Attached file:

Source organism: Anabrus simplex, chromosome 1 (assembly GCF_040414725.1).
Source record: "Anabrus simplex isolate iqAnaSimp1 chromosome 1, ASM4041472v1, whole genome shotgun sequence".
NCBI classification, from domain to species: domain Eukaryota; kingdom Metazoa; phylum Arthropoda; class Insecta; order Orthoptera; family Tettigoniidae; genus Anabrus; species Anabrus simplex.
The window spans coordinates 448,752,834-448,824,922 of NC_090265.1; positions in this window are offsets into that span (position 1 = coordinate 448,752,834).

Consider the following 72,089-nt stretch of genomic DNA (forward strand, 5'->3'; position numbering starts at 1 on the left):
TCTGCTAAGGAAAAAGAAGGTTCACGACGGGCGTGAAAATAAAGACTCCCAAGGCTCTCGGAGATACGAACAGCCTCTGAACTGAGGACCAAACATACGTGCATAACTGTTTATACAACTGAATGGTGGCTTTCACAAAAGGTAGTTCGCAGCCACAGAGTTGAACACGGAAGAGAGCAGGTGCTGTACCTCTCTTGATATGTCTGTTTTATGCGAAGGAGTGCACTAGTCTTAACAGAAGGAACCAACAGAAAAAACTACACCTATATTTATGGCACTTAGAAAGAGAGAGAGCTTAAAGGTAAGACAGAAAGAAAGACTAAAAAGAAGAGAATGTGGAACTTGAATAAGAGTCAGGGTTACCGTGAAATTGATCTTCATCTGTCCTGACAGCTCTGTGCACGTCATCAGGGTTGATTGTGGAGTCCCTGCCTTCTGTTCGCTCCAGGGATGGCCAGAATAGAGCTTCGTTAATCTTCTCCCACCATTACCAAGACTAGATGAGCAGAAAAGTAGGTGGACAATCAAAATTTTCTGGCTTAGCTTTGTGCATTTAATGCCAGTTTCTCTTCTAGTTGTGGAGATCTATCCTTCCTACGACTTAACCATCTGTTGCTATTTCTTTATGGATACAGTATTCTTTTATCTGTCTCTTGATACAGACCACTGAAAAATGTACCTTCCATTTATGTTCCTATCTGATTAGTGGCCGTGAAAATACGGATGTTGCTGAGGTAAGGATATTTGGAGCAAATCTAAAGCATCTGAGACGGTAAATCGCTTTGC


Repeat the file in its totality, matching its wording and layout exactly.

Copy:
Source organism: Anabrus simplex, chromosome 1 (assembly GCF_040414725.1).
Source record: "Anabrus simplex isolate iqAnaSimp1 chromosome 1, ASM4041472v1, whole genome shotgun sequence".
NCBI classification, from domain to species: domain Eukaryota; kingdom Metazoa; phylum Arthropoda; class Insecta; order Orthoptera; family Tettigoniidae; genus Anabrus; species Anabrus simplex.
The window spans coordinates 448,752,834-448,824,922 of NC_090265.1; positions in this window are offsets into that span (position 1 = coordinate 448,752,834).

Consider the following 72,089-nt stretch of genomic DNA (forward strand, 5'->3'; position numbering starts at 1 on the left):
TCTGCTAAGGAAAAAGAAGGTTCACGACGGGCGTGAAAATAAAGACTCCCAAGGCTCTCGGAGATACGAACAGCCTCTGAACTGAGGACCAAACATACGTGCATAACTGTTTATACAACTGAATGGTGGCTTTCACAAAAGGTAGTTCGCAGCCACAGAGTTGAACACGGAAGAGAGCAGGTGCTGTACCTCTCTTGATATGTCTGTTTTATGCGAAGGAGTGCACTAGTCTTAACAGAAGGAACCAACAGAAAAAACTACACCTATATTTATGGCACTTAGAAAGAGAGAGAGCTTAAAGGTAAGACAGAAAGAAAGACTAAAAAGAAGAGAATGTGGAACTTGAATAAGAGTCAGGGTTACCGTGAAATTGATCTTCATCTGTCCTGACAGCTCTGTGCACGTCATCAGGGTTGATTGTGGAGTCCCTGCCTTCTGTTCGCTCCAGGGATGGCCAGAATAGAGCTTCGTTAATCTTCTCCCACCATTACCAAGACTAGATGAGCAGAAAAGTAGGTGGACAATCAAAATTTTCTGGCTTAGCTTTGTGCATTTAATGCCAGTTTCTCTTCTAGTTGTGGAGATCTATCCTTCCTACGACTTAACCATCTGTTGCTATTTCTTTATGGATACAGTATTCTTTTATCTGTCTCTTGATACAGACCACTGAAAAATGTACCTTCCATTTATGTTCCTATCTGATTAGTGGCCGTGAAAATACGGATGTTGCTGAGGTAAGGATATTTGGAGCAAATCTAAAGCATCTGAGACGGTAAATCGCTTTGC